I’ve not yet told him my desire to live in Japan where dressing up like Hello Kitty or some character anytime, for no reason would be awesome so yeah, I have hat envy too.

      Thanks for listening if you did. Well wishes to you all.

  3. In addition I do not understand why secular meetings were delisted from the Toronto Intergroup because they changed the steps to secular steps. Each group is autonomous and the 12 steps are suggested only. Let each alcoholic decide for him or herself what kind of a meeting they want to attend and which one will help them the most.

  4. I have been sober for almost 40 years and would not have got sober or stayed sober if it were not for AA. But I have always believed that it was the fellowship (the other suffering alcoholics) that was my higher power. When I went to AA I felt relieved, understood and hopeful. One alcoholic talking to another is powerful! I knew nothing of secular meetings in AA until last March when I found the new secular meeting We Agnostics in Hamilton on line. I was very curious and had to check it out. I have been attending ever since. It is a breath of fresh air!!! I can finally say what I really believe without feeling judged or being critical of other people’s beliefs. I feel very angry about what is going in Toronto!! AA is for all suffering alcoholics. Tradition 3 states – The ONLY requirement for membership is a desire to stop drinking!! Nothing else is required!!

    • I’d say there’s a very good chance that Toronto’s intergroup will be legislated into tolerance. Many thanks to Larry K. for his courage, his determination, and his smarts.

  5. Roger, thanks so much for posting this news article that once more brings to light the regressive nature of those in AA who want to freeze our living, vibrant fellowship into a hardened relic from the 1930s. AA’s history and traditions demonstrate that this is certainly not what our cofounders, Bill and Bob, wanted or intended for AA.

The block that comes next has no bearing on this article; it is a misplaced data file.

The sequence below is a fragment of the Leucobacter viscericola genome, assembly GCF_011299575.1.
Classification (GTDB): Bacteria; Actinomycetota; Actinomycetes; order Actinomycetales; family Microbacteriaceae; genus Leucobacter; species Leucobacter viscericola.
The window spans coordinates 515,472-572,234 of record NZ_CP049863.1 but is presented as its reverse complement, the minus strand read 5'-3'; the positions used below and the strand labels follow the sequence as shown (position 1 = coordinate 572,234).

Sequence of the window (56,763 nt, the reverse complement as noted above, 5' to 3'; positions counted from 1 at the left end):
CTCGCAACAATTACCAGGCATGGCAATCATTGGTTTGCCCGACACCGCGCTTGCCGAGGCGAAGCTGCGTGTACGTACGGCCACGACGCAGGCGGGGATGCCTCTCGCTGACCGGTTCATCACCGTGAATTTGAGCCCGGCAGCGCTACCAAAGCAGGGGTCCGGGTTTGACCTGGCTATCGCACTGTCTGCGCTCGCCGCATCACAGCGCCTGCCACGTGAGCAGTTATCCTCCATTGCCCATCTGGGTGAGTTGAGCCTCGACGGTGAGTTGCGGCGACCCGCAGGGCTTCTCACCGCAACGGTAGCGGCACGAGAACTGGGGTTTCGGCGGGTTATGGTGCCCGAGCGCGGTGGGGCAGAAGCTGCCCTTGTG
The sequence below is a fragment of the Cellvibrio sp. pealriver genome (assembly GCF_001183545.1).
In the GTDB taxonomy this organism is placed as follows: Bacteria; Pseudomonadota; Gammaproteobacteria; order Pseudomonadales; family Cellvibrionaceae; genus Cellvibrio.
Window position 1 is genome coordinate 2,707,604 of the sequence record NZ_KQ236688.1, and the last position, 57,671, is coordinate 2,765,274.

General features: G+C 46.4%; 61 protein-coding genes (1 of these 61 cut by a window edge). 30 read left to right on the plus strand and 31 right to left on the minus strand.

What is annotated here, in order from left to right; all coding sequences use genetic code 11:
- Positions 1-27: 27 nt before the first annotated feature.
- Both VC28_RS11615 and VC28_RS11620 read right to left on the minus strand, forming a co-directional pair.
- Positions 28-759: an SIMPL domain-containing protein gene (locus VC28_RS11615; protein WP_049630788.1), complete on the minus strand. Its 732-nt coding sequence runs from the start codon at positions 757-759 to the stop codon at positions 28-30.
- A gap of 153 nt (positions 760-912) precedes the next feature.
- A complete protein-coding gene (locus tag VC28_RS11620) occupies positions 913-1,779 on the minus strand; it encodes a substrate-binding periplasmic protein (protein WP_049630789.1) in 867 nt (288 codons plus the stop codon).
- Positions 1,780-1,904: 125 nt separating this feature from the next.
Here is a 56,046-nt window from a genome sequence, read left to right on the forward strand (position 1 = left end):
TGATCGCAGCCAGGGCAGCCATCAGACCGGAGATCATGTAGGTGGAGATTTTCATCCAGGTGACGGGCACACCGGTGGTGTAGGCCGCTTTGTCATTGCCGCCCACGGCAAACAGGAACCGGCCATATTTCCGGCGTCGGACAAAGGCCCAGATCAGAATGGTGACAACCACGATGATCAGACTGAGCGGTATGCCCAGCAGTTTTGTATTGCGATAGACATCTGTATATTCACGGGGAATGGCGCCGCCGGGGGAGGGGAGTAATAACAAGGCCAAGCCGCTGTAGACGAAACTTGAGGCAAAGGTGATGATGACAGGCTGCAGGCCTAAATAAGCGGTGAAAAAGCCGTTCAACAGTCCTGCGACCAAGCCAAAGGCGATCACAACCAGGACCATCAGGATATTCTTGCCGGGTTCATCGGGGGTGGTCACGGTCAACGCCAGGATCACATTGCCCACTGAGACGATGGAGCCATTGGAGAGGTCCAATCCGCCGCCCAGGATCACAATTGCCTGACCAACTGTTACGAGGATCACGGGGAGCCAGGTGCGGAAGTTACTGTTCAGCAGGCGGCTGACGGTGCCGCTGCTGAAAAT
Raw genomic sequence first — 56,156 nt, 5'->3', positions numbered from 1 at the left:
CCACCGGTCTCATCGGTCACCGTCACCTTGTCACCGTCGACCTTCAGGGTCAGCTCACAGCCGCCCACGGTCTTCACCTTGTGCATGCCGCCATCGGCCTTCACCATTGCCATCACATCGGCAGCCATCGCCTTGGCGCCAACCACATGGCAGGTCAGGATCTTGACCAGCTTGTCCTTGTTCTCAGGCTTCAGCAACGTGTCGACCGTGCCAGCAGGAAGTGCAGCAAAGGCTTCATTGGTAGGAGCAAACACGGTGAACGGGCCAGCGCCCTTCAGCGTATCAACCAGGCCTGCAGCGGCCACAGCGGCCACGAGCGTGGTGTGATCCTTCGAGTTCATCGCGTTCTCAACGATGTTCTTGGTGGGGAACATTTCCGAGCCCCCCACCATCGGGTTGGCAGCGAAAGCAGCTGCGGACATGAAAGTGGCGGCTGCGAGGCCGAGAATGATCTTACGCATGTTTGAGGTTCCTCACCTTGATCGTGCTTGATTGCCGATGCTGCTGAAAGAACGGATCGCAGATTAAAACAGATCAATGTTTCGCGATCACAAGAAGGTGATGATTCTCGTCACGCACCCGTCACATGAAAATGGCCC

I think it is most timely that articles like this throughout the world press are demonstrating the archaic, cult-like nature into which some of AA has devolved during the past 30 or so years. It is especially propitious on the eve of the biennial WAAFT IAAC in Austin, TX, where those of us who are able to attend our secular AA convention are gathering to discuss and deliberate how we can best continue to evolve the human power of one alcoholic/addict sharing their experience, strength and hope so that both may recover from the malady of addiction.

    I am most humbly grateful to join with you and others to be part of the growing and evolving secular AA Fellowship.

  6. Mel: My name is Mike, alcoholic atheist; sober in AA for 26+ years.

    Your stated understanding why secular AA groups have been delisted and disenfranchised from Toronto area intergroup and other locations, I believe, is wrong and illogical.

    Secular AA groups have every right to change the 12 steps removing the word god from the posted 12 steps in their meeting rooms as group autonomy is guaranteed in tradition four. What you refer to, I suspect, is printing copyrights which prevent other publishers from printing AA material for financial gain, etc. Printing copyrights have nothing to do with group autonomy.
    Secularists do not believe in a mythical, magical, masculine, superstitious, interventionist, unscientific, non-evidenced based, pie-in-the sky god or any other god and have every right to believe and practice the steps without a god. Secular AA groups have existed in AA for 40+ years and have not harmed other groups or AA as a whole. The only members seeming to have a problem with secular AA are right wing, religious, christian fundamentalists and big book thumping literalists. I suspect most if not all their problems and unlawful actions toward secular AA are fear based; perhaps a direct result of the god of their understanding.

    I have read most AA publications and have never read or heard anything about AA bylaws; I don’t believe they exist. There are steps, traditions and concepts but no mention of bylaws. Our leaders are but trusted servants … they do not govern. They have no authority to punish or ban any group or member from AA. We must always widen the gateway of AA in order to be attractive to all suffering alcoholics. AA’s code of love end tolerance must always be foremost in our fellowship. I must always respect other’s beliefs without having to deny my own. The actions of some intergroups against the human rights laws in Canada will be resolved soon. Legal proceedings against AA exist due to the narrow minded, bigoted, intolerant fear based actions of a few theist fundamentalist AA leaders and the herd mentality of the majority who have failed to take corrective action over the past 5-6 years.